The two men had never met in person, but this time they established a contact that led to the engagement of Bonneville for this year’s concert.

“And I’m thrilled,” he said. “Obviously, the choir’s work is world-famous. This particular concert has been on my radar for a long time, but to actually take part … is not only a great honor but an overwhelming experience.”

“Stepping on the stage of the 21,000-seat Conference Center arena is overwhelming but, at the same time, feels like home, he said. “And I think that’s what the expression of this concert is all about: creating an atmosphere that is both huge in scale but is intimate in content.”

For musical director Mack Wilberg, securing Foster and Bonneville for the concert is as thrilling as it is for the two artists to perform in it.

“I’m not one who attends a lot of Broadway, but I was in New York several years ago, and my wife wanted to go see “Thoroughly Modern Millie,” and I said, ‘Well, OK, I’ll go along,’” Wilberg recounted. “I was totally captivated and delighted by that production, and particularly by Sutton Foster, whom I didn’t know at that time, but I have since followed her. And so, when her name several years ago was mentioned, I said, ‘Absolutely!’”

Wilberg added, “I haven’t told Hugh this, but I was in London three or four years ago at Christmas time, and walked past Royal Albert Hall and saw there was a Christmas concert that evening.”

On a whim, Wilberg attended the concert, in which Bonneville was doing a short Christmas reading with the orchestra.

“I remember sitting in the audience and thinking, ‘Ah, wouldn’t that be great if. … But that’ll probably never happen.’ And here we are today. Having both of these artists with us is just really a dream come true.”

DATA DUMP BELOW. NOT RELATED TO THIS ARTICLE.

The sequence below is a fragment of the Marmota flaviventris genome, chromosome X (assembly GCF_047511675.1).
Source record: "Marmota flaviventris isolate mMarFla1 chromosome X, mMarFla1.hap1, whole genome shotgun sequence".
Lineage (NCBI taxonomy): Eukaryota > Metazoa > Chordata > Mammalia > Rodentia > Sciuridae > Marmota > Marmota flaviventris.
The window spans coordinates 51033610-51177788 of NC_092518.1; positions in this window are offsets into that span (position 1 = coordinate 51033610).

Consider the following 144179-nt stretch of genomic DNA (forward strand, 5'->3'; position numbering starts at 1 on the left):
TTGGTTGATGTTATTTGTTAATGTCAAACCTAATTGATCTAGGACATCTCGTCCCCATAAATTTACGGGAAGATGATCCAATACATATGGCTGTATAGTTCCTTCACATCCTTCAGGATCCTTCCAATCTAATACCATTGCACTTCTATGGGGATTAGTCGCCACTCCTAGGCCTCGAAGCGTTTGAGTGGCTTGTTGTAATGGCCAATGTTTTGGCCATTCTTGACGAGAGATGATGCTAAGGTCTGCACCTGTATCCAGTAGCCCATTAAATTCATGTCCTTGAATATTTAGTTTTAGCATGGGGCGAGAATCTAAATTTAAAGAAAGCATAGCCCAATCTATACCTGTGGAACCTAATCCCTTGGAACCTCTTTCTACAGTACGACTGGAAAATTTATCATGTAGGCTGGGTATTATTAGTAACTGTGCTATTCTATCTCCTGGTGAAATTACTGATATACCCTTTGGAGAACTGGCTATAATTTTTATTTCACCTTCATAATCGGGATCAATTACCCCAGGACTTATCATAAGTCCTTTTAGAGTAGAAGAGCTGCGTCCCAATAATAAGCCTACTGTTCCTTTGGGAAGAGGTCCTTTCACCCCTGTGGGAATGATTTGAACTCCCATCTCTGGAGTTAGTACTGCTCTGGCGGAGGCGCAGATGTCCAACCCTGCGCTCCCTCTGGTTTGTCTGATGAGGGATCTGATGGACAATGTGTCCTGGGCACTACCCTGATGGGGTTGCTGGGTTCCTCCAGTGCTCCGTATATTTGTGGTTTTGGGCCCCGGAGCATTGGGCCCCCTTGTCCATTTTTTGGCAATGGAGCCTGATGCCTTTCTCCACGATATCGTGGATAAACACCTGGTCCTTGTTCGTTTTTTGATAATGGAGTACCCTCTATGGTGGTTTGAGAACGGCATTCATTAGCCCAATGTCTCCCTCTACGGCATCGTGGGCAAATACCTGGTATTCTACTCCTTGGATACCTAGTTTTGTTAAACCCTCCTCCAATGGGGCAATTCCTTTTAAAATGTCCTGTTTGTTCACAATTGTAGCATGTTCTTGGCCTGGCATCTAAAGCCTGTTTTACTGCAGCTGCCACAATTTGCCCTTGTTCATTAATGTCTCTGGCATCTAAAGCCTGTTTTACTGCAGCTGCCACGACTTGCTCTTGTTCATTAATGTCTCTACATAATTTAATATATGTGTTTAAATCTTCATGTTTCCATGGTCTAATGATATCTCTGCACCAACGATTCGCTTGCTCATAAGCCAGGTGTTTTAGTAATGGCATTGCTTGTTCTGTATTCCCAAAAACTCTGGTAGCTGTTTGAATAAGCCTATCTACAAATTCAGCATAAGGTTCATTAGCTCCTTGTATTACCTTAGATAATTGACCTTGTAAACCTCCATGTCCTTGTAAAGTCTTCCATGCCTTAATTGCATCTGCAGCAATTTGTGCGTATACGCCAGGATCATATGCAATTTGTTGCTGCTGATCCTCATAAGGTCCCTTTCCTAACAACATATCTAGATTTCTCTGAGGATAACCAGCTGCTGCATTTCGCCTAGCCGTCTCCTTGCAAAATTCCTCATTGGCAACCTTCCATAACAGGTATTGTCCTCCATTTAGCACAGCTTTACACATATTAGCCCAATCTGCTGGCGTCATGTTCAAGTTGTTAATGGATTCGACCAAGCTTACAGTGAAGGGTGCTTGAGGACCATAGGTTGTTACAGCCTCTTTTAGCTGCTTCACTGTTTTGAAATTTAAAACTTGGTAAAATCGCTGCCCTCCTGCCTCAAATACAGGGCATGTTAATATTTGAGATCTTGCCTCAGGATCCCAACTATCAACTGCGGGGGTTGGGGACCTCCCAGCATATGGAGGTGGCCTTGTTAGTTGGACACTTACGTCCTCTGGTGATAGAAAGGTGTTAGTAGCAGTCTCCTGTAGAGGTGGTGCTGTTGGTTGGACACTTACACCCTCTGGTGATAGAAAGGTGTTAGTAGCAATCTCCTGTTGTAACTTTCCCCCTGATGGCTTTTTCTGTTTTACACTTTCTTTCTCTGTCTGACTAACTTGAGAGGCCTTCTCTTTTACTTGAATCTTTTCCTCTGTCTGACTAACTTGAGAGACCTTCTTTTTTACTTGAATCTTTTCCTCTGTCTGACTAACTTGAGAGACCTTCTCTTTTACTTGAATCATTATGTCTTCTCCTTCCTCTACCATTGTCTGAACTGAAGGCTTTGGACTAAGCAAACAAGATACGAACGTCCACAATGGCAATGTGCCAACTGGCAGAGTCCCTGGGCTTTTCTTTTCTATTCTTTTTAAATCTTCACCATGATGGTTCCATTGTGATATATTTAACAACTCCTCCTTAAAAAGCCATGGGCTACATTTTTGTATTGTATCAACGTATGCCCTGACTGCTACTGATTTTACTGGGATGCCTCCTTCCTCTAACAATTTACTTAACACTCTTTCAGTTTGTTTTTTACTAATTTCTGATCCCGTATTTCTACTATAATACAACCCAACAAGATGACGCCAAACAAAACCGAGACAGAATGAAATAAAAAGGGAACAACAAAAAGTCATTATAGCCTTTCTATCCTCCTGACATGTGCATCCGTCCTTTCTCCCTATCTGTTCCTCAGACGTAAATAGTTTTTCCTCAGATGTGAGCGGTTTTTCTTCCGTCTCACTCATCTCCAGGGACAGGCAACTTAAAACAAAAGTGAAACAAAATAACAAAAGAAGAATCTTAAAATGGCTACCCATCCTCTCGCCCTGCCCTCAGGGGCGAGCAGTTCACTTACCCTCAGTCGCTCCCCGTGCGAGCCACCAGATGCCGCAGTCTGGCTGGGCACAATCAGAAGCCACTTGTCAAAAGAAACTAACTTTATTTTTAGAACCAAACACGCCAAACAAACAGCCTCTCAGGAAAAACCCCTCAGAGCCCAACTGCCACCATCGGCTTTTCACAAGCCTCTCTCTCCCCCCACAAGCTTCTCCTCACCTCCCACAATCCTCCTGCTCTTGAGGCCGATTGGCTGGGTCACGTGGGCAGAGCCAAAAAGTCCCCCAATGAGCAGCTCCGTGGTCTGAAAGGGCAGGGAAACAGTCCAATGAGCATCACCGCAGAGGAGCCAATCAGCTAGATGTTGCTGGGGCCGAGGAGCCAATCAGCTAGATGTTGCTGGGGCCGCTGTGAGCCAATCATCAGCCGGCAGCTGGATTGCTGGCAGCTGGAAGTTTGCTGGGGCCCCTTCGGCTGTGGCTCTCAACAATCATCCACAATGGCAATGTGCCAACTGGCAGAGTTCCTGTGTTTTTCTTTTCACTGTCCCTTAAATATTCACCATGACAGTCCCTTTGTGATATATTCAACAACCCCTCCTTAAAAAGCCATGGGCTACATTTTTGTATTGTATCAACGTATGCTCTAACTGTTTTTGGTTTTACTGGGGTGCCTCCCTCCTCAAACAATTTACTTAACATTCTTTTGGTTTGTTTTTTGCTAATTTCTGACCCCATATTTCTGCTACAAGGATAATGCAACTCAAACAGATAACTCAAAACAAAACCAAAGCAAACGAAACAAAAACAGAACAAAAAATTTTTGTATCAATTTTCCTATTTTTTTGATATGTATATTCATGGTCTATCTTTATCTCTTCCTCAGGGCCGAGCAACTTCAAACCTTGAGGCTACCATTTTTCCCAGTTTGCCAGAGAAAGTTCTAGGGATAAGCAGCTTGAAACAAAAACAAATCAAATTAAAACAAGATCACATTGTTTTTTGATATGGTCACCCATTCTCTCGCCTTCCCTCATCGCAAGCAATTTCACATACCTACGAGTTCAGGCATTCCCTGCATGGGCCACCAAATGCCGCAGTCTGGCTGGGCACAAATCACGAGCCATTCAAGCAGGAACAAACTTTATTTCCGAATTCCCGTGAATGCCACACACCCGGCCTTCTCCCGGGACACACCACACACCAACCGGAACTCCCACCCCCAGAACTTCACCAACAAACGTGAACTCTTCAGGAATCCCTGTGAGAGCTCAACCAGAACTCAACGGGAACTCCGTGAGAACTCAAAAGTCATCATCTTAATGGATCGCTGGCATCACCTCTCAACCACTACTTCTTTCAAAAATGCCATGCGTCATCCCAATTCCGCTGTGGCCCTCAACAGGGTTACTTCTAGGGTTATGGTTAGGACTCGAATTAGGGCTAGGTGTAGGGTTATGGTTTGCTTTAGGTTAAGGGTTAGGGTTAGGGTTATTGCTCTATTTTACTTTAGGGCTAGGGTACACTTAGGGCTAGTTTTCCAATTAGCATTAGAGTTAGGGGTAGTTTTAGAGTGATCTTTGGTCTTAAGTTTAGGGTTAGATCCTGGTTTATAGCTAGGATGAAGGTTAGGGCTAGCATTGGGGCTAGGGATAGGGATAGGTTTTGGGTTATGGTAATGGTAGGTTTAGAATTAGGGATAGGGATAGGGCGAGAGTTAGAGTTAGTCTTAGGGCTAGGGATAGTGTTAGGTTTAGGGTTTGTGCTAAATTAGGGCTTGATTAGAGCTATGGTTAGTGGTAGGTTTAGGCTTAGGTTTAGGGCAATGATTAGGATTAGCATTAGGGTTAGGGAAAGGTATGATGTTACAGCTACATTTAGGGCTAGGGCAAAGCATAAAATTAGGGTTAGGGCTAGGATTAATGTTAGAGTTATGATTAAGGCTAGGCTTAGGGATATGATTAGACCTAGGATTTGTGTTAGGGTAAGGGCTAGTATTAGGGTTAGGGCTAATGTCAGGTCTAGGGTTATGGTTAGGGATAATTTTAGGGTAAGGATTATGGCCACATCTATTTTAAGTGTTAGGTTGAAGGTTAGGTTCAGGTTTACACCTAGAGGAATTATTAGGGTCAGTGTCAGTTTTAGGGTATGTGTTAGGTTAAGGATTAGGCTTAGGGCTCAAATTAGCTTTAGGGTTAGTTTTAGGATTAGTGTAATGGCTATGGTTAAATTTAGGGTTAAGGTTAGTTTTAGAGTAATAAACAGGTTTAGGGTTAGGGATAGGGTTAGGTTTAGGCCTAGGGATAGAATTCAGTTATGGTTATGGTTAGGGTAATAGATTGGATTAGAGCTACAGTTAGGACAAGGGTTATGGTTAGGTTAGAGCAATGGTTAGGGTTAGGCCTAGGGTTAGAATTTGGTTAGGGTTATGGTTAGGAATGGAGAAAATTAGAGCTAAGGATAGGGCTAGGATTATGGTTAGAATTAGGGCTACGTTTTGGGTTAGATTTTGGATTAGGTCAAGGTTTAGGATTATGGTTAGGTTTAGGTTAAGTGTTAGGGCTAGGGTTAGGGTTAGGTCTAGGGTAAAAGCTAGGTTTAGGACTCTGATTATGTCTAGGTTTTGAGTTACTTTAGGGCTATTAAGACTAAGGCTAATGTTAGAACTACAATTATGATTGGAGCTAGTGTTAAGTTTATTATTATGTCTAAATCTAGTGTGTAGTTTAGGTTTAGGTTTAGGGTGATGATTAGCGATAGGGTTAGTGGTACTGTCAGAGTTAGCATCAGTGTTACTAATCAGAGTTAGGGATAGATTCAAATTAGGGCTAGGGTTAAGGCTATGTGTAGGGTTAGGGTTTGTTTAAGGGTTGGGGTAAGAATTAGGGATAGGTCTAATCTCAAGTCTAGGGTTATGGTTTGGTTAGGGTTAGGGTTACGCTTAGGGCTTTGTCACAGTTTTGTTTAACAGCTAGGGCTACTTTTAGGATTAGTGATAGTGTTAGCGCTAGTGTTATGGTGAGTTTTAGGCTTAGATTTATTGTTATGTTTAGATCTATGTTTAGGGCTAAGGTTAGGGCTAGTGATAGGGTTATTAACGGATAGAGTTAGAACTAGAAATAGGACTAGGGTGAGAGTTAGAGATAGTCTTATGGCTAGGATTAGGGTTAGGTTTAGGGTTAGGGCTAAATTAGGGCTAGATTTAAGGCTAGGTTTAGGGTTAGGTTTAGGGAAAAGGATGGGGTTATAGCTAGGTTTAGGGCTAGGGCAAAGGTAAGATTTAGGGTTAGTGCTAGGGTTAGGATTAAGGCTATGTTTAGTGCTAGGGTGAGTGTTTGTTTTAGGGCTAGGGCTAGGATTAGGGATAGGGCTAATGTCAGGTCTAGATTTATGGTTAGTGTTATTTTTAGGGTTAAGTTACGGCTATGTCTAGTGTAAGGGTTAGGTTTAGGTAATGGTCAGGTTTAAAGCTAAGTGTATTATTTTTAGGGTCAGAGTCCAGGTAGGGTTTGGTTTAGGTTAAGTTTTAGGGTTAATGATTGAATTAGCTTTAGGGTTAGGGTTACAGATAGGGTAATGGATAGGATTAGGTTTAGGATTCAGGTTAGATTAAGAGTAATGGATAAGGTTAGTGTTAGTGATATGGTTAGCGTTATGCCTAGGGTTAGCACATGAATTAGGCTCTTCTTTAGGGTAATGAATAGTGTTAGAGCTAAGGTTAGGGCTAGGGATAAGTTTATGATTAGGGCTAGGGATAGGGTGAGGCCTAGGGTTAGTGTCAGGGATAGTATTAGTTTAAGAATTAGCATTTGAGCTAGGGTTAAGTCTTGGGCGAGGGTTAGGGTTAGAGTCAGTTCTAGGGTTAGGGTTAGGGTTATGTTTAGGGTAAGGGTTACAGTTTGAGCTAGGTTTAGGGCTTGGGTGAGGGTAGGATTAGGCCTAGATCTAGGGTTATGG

Wilberg was asked at the news conference about a new innovation in this year’s concert, his directing the audience in the singing of “Jingle Bells.”

He mentioned the choir being in the Conference Center twice a year for the Church’s general conference, during which the hall is full and the congregation in the middle of the meeting sings a hymn together.

“It can be a bit of a train wreck in terms of being together,” he said. Thus he has always been hesitant to try an audience sing-along during the concert, but felt “if we presented it a certain sort of way and had the opportunity to tell the audience, ‘You really have to listen with your eyes and not with your ears, and watch carefully,’ that maybe we can pull this off.”

The result Thursday evening was “surprisingly good,” he said. “We’ll see what the future brings as far as that sort of event in a concert, but we’re delighted that it went well and was received so well.”

Choir president Ron Jarrett responded to a question about the annual free concert being a gift to the community from the Church. He traced its beginning as an annual event in the Salt Lake Tabernacle for Church employees.

“And then it expanded, and in 2000, when we were able to enter this beautiful facility, we began the tradition of opening it up to many, many more people. Tickets became a commodity, and it has become a sought-after family tradition.”

Wilberg recalled that Church President Gordon B. Hinckley said the facility should be used not only for important Church meetings but for other things that would edify the community and, hopefully, the nation.

“I think that what we do here is part of the vision,” Wilberg said.

The concert is recorded each year for distribution the following year on DVD and for broadcast over PBS. This year’s concert is being recorded for presentation next year by BYUtv in Provo and PBS member station WGBH in Boston.

The recording of last year’s concert, which featured Rolando Villazon, will be aired on BYUtv at 7 p.m. Sunday, Dec. 17.